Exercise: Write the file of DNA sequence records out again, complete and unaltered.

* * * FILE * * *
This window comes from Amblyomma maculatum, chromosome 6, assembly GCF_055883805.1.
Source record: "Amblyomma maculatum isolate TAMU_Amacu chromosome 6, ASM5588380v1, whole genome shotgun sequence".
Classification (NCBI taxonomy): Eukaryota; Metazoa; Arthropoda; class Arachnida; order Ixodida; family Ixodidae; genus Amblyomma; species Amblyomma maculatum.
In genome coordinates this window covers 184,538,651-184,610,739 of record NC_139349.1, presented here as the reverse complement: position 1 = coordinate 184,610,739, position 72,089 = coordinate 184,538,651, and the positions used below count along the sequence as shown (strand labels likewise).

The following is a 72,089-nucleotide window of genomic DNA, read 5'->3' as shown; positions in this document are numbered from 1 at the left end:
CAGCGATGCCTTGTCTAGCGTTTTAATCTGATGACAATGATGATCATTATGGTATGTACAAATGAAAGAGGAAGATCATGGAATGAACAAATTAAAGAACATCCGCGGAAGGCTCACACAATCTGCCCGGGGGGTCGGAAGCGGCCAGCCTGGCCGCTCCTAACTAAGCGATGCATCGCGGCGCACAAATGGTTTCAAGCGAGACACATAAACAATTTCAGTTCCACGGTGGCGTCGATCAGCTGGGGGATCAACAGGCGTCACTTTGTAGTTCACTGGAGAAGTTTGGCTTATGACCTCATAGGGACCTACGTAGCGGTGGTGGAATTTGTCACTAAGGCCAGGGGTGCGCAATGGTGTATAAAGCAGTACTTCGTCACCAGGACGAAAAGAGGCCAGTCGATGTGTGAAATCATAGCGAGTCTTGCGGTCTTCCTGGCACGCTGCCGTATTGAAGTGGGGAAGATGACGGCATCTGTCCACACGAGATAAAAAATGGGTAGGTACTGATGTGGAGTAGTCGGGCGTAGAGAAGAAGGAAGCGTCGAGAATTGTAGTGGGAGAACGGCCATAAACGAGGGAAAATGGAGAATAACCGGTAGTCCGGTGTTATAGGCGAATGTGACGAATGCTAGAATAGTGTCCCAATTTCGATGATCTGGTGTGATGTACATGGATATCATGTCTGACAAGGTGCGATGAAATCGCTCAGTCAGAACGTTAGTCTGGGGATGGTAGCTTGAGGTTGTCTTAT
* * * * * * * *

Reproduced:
This window comes from Amblyomma maculatum, chromosome 6, assembly GCF_055883805.1.
Source record: "Amblyomma maculatum isolate TAMU_Amacu chromosome 6, ASM5588380v1, whole genome shotgun sequence".
Classification (NCBI taxonomy): Eukaryota; Metazoa; Arthropoda; class Arachnida; order Ixodida; family Ixodidae; genus Amblyomma; species Amblyomma maculatum.
In genome coordinates this window covers 184,538,651-184,610,739 of record NC_139349.1, presented here as the reverse complement: position 1 = coordinate 184,610,739, position 72,089 = coordinate 184,538,651, and the positions used below count along the sequence as shown (strand labels likewise).

The following is a 72,089-nucleotide window of genomic DNA, read 5'->3' as shown; positions in this document are numbered from 1 at the left end:
CAGCGATGCCTTGTCTAGCGTTTTAATCTGATGACAATGATGATCATTATGGTATGTACAAATGAAAGAGGAAGATCATGGAATGAACAAATTAAAGAACATCCGCGGAAGGCTCACACAATCTGCCCGGGGGGTCGGAAGCGGCCAGCCTGGCCGCTCCTAACTAAGCGATGCATCGCGGCGCACAAATGGTTTCAAGCGAGACACATAAACAATTTCAGTTCCACGGTGGCGTCGATCAGCTGGGGGATCAACAGGCGTCACTTTGTAGTTCACTGGAGAAGTTTGGCTTATGACCTCATAGGGACCTACGTAGCGGTGGTGGAATTTGTCACTAAGGCCAGGGGTGCGCAATGGTGTATAAAGCAGTACTTCGTCACCAGGACGAAAAGAGGCCAGTCGATGTGTGAAATCATAGCGAGTCTTGCGGTCTTCCTGGCACGCTGCCGTATTGAAGTGGGGAAGATGACGGCATCTGTCCACACGAGATAAAAAATGGGTAGGTACTGATGTGGAGTAGTCGGGCGTAGAGAAGAAGGAAGCGTCGAGAATTGTAGTGGGAGAACGGCCATAAACGAGGGAAAATGGAGAATAACCGGTAGTCCGGTGTTATAGGCGAATGTGACGAATGCTAGAATAGTGTCCCAATTTCGATGATCTGGTGTGATGTACATGGATATCATGTCTGACAAGGTGCGATGAAATCGCTCAGTCAGAACGTTAGTCTGGGGATGGTAGCTTGAGGTTGTCTTAT